After an absence of more than two decades, MOMIX returns to The Egg tomorrow, Friday, with a revised evening-long production of one of its most iconic dances, “Opus Cactus.”
“It started as a 20-minute piece in 2001 that I did for Ballet Arizona,” said Moses Pendleton, the founder and artistic director of MOMIX. “I had visited Arizona and was struck by the desert’s mystery and the magic of the giant cactus and especially of how they looked in the half light. I decided that should be the theme.”
Once he’d taken a lot of pictures — he’s a passionate photographer of nature pictures, he said, he worked with five women and five men to bring the desert landscape to life. Pendleton melds dance, props, film, lighting, costumes, even wires and ropes to create imagery and vibrant illusions. Huge cacti emerge even as mammoth lizards slither by. Dancers work in a style that includes acrobatics, gymnastics, mime, and contemporary moves.
Music and some spoken word from twenty different pieces, including New Age, Native American, Arabic and Australian aboriginal sources support all of this.
“The piece is one of surprises,” he said. “There are 18 segments and with light effects, skateboards, ropes and sticks it gives new meaning to locomotion.”
Pendleton got his start almost fifty years ago in 1971 when he co-founded the Pilobolus Dance Theatre. (This company still exists and was at The Egg in March, 2017.) One of the solo dances he created and performed in 1978 was called Momix, which is the name for a milk supplement for calves.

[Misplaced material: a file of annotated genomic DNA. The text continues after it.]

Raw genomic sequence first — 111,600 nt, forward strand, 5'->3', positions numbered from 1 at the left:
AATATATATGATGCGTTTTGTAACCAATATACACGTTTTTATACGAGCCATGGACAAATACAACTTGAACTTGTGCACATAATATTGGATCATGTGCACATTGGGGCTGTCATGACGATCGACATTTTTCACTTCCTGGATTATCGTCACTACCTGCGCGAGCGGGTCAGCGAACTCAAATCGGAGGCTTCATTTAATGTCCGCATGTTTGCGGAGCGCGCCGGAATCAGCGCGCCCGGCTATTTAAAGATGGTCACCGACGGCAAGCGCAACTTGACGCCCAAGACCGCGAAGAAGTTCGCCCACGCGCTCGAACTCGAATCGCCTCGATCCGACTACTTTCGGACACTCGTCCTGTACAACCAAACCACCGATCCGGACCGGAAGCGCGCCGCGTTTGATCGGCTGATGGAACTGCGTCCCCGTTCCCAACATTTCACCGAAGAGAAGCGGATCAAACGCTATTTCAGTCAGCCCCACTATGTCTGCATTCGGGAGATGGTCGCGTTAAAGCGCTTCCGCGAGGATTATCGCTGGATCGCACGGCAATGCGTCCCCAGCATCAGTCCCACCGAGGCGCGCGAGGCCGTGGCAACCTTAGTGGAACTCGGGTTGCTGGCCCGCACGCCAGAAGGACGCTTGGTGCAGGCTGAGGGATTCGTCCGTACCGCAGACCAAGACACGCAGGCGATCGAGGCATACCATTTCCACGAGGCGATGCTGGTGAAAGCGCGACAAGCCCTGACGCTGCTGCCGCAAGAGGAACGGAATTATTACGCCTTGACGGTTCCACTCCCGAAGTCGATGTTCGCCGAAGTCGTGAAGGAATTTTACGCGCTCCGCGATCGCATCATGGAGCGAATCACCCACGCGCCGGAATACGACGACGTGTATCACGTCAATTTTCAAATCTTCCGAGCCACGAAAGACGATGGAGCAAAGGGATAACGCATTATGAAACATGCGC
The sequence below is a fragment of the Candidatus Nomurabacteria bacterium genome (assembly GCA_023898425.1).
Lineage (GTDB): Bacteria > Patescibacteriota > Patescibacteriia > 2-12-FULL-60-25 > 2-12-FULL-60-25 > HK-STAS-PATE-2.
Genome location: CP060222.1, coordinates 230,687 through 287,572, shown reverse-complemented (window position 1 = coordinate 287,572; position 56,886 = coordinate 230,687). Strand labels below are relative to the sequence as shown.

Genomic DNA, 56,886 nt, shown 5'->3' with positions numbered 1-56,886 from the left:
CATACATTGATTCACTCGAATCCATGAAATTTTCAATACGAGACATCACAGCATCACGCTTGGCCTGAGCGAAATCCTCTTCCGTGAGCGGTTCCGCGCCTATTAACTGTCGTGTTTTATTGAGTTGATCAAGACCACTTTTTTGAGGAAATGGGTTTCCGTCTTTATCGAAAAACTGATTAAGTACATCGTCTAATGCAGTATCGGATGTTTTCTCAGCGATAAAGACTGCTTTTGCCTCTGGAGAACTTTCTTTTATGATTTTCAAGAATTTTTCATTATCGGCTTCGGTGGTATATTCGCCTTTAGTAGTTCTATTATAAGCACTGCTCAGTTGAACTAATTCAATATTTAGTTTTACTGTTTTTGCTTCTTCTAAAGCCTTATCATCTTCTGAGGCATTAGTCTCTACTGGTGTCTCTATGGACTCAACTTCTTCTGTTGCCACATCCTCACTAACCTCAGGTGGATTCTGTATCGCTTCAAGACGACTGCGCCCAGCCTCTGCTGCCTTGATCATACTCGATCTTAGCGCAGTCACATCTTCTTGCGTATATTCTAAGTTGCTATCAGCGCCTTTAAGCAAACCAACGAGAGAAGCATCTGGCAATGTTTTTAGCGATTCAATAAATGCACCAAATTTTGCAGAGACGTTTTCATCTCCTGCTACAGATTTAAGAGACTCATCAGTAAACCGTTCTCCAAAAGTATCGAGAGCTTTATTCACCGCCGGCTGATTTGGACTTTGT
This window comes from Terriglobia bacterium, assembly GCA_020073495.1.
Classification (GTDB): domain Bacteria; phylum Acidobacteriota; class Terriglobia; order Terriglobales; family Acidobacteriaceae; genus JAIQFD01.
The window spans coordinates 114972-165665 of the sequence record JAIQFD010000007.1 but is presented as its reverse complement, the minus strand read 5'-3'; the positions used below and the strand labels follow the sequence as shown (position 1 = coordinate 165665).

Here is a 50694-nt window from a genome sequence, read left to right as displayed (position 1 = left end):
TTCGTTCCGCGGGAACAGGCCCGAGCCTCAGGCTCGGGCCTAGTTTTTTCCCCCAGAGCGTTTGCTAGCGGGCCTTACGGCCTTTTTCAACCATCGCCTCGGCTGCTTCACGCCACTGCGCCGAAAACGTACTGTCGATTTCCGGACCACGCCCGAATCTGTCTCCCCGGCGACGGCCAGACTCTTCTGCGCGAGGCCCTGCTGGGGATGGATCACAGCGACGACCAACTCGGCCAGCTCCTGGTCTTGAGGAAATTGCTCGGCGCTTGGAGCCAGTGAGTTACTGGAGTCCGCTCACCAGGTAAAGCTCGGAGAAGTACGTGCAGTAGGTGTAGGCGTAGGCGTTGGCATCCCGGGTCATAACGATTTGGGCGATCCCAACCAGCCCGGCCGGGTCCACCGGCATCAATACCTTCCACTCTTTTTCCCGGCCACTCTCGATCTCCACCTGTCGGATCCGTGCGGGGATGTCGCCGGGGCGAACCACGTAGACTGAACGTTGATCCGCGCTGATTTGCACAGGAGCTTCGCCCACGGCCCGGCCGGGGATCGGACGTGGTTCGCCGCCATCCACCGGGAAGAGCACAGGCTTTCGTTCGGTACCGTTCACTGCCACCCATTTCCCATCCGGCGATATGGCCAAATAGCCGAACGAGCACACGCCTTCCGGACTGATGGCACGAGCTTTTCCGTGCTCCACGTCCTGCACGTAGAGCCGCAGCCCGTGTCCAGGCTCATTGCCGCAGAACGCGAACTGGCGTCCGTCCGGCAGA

“I’m from Vermont and grew up on a dairy farm and did some downhill ski racing,” Pendleton said. “The dance was done to rap music and was a big hit.”
The name was also a play on words: Mo, a shortened version of Moses, and mix, as in a collection of ideas or moves. When he decided to form his own company in 1980 — “You must follow your passion no matter what” — the name seemed ideal. Over the years, the letters all became capitalized.
By then, Pendleton and his company had become known for inventiveness and dances of great theatricality. They’ve worked internationally in film, television (Hanes and Target ads among others), with orchestras, and with other dance companies. And he’s choreographed two Winter Olympics: the 1980 closing ceremony in Lake Placid and the 2014 opening ceremony in Sochi, Russia.
After 47 years, Pendleton continues to look for inspiration. He seems to live with headphones on listening to music, he said, and he takes a lot of nature walks always armed with his camera.
“It’s like a good soufflé,” he said. “You never know when you’ll be attracted by an idea. It’s all part of the mix.”
His dancers, too, inspire. They are all more well-trained than in previous years, he said, and they are very athletic and capable to handle his choreography, which tends to be physically challenging.
“They must also have an inter-musicality and be able to laugh at the director’s jokes,” Pendleton said with a laugh. “Once a dance is premiered it is only the beginning. You continue to work on details. I’m a visual artist, so we use a lot of video tape. It’s a physical process to take an idea and build an image to make it a dance.”
That’s why revisiting “Opus Cactus” after a 10-year lull allowed him to give it a fresh energy, a new look, and some added surprises.
“It’s like seeing it again from afar,” he said.
WHEN: 8 p.m. Friday, March 16
WHERE: The Egg
HOW MUCH: $38
MORE INFO: 518 473 1845; www.theegg.org
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